This month began rather badly for Tom Hayes. A jury found him guilty of eight counts of conspiracy to defraud in connection with the manipulation of the London Interbank Offered Rate. He was then sentenced to 14 years, half of which will be spent in prison before there is any possibility of release.
Hayes had defended himself by trying to kick responsibility up the ladder. His superiors have thus far managed more successfully to do the same in reverse: they’ve kicked responsibility down the same ladder, blaming everything on rogues.
“Well, that’s why you’re the boss.”
Next month may bring Hayes at least a small sense of vindication to clutch to his heart as he begins serving that term. Portfolio/Penguin is bringing out Open Secret, a book on the way Libor was rigged, written by Erin Arvedlund, whose previous book Too Good to be True (2009) was one of the better additions to the Madoff-scandal library.
Aug 14 U.S. prosecutors on Friday identified a British former trader at Rabobank as a potential target of a broad investigation into Libor benchmark manipulation that has already resulted in charges against seven of the bank’s employees.
The identity of Damon Robbins, the ex-Rabobank employee, was confirmed by a U.S. Justice Department prosecutor and others during a court hearing in New York on Friday in a criminal case against two of the trader’s former colleagues.
The prosecutor, Michael Koening, called Robbins an unindicted co-conspirator of the two former Rabobank traders, Anthony Allen and Anthony Conti, who are scheduled to face trial on Oct. 5.
It is unclear if Robbins will ever face charges. Koenig said the Justice Department has “not made a determination” on whether to indict Robbins.
The year 2009 was rough for the Bank of America and its chairman and chief executive, Ken Lewis. On Jan. 1, the bank closed its $50 billion purchase of Merrill Lynch, a deal Lewis had hastily negotiated the previous September, as the financial world appeared close to collapse.
Just weeks later, it all came a cropper, after Bank of America revealed, shockingly, that its new unit had lost more than $15 billion during the fourth quarter of 2008. That bank had to ask the government to backstop $118 billion in Merrill’s toxic assets, and to provide it $20 billion in additional capital. The stock dropped below $7 a share from over $33.
Furious shareholders sued. But they also did something else: Led by the Service Employees International Union and Finger Interests, a Houston hedge fund, shareholders offered a binding resolution at the annual meeting calling for Lewis to step down from his role as board chairman. The idea was that having separate people serve as C.E.O. and chairman would provide additional board oversight.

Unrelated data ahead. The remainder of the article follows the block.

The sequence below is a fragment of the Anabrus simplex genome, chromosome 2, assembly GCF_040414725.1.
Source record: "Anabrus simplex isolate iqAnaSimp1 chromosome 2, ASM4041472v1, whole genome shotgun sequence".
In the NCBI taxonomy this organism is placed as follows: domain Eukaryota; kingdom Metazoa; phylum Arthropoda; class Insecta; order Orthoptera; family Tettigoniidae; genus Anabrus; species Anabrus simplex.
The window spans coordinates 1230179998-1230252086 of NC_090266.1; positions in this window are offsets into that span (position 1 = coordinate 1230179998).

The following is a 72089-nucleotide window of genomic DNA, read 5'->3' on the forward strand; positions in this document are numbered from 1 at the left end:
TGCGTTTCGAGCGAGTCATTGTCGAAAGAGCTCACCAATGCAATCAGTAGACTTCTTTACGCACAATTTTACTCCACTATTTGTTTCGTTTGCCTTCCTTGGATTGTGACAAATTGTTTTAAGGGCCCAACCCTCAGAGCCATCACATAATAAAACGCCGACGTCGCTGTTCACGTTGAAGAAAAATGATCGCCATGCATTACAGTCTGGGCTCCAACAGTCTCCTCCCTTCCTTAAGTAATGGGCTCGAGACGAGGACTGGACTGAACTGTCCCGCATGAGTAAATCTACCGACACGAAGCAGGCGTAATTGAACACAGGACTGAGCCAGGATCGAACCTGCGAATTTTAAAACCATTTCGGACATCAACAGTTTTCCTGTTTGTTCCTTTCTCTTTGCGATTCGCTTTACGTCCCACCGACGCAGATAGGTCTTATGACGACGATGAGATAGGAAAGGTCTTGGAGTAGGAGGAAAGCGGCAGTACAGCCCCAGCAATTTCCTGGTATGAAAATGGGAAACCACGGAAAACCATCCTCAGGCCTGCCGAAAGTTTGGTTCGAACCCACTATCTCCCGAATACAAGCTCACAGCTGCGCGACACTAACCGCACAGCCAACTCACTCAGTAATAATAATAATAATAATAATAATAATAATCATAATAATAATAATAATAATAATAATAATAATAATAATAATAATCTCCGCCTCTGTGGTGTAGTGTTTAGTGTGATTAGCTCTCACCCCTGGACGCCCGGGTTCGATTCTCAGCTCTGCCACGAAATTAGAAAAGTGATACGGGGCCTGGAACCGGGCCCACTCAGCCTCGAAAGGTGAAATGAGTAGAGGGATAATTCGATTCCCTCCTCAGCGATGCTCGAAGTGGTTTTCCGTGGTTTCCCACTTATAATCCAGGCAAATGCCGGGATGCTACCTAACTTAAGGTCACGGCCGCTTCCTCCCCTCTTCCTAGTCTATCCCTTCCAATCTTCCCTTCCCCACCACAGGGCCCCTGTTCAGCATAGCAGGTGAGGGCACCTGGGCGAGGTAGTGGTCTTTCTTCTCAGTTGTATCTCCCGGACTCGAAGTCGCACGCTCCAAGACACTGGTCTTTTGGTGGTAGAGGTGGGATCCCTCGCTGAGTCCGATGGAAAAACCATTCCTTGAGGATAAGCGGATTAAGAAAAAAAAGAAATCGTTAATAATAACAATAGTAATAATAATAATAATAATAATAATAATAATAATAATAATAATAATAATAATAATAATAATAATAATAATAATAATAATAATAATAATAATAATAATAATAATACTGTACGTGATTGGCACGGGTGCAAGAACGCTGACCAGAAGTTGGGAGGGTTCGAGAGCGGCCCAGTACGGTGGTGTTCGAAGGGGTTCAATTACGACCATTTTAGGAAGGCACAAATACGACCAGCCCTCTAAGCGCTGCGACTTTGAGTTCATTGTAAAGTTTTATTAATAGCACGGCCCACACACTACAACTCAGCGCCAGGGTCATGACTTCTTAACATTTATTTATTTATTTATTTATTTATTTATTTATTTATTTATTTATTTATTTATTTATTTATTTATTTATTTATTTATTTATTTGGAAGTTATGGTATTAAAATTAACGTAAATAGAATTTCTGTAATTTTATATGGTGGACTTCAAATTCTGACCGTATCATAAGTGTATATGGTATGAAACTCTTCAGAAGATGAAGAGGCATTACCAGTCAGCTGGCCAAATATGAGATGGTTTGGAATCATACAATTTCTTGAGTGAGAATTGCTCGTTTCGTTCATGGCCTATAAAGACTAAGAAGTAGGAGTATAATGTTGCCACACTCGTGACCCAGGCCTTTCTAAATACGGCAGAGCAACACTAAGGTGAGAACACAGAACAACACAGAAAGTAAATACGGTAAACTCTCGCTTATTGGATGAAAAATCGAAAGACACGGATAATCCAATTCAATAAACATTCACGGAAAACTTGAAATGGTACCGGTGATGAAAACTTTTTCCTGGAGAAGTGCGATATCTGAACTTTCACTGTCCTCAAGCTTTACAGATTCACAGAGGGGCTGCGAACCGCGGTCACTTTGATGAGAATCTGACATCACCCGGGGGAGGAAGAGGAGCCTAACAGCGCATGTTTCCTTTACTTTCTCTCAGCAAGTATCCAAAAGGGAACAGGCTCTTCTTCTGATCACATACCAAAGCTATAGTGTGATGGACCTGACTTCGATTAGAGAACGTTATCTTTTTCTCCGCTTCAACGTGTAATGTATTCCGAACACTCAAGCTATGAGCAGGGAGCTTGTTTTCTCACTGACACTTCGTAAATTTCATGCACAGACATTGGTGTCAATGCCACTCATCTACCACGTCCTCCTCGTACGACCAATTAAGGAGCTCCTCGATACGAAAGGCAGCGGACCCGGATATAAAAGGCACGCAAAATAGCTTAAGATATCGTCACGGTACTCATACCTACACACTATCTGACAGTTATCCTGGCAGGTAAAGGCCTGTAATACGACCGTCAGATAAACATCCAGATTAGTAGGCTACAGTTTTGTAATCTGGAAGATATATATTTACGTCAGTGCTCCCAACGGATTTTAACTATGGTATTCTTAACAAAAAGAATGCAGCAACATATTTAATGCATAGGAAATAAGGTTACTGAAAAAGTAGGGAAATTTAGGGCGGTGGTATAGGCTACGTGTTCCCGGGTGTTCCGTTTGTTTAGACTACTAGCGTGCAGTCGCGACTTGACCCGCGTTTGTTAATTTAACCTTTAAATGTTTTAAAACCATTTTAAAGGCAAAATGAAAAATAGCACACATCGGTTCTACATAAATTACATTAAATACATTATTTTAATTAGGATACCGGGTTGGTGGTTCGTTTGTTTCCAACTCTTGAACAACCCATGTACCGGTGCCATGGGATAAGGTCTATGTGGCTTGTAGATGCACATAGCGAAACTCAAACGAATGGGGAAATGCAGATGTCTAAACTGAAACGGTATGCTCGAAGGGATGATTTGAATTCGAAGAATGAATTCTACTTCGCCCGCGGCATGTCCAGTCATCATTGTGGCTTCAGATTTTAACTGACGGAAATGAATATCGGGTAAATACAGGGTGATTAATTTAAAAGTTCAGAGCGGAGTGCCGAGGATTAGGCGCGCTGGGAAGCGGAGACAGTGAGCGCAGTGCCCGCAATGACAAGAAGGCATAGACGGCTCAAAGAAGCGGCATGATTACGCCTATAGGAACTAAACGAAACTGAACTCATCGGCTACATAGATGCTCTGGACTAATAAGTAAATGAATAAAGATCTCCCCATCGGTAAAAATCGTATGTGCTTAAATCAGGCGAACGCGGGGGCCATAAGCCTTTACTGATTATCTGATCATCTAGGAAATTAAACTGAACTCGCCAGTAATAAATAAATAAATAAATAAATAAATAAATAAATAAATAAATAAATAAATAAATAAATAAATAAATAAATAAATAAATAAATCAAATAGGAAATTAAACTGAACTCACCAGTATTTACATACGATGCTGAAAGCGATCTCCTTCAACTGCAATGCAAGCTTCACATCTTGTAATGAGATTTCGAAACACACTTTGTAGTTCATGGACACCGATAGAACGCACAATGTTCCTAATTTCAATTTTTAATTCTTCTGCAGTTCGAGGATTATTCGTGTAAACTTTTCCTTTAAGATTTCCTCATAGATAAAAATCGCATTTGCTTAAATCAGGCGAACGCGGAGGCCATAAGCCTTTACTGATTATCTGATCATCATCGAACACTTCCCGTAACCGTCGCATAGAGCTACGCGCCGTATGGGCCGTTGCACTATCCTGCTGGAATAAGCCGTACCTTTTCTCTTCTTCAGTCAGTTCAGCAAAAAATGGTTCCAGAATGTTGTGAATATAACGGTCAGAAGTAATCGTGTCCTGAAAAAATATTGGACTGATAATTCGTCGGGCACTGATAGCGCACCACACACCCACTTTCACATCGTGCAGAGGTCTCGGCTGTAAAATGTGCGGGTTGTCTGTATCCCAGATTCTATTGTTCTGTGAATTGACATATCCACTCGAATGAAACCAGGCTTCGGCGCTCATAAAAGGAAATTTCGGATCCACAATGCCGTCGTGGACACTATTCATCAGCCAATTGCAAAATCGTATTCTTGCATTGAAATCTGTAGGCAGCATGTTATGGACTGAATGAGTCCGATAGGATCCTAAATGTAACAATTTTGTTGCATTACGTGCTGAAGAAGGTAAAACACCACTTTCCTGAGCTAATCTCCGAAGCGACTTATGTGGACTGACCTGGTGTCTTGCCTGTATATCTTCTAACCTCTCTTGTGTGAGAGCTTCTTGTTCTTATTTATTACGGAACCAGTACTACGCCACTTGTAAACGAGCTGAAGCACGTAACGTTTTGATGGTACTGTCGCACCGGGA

The resolution narrowly passed. Several participants have since told me that they believe it’s the only example of shareholders passing a binding resolution over a board’s objection.
Fast forward to last October. Without question, Bank of America has come a long way since those dark days. Under Brian Moynihan, who has been the chief executive — but not the chairman! — since 2010, the company has “reduced leverage, rebuilt its capital and simplified its business,” according to Jonathan Finger, comanaging partner of Finger Interests, which remains a shareholder. But the bank has also had trouble passing the Federal Reserve’s “stress tests,” had a $4 billion accounting error in 2014, and its stock has underperformed its banking industry peers.
In this country it’s pretty standard to have a lower salary than your boss. But then again, nothing about compensation in the financial services industry looks all that normal to the rest of us.
Take, for instance, the example of Daniel Pinto, CEO of JPMorgan’s [fortune-stock symbol=”JPM”] corporate and investment bank, based in London. Though he technically works for Jamie Dimon, his base salary of $7.4 million, well above Dimon’s base pay of $1.5 million, according to a report in Bloomberg News.
The difference is the result of differing regulations on executive pay between the U.S. and Europe. According to Bloomberg:
With chief executives at Standard & Poor’s 500 Index firms making 331 times more than their workers, an increase from 46-to-1 in 1983, according to the AFL-CIO, the U.S. and EU policies are looking to narrow the widening…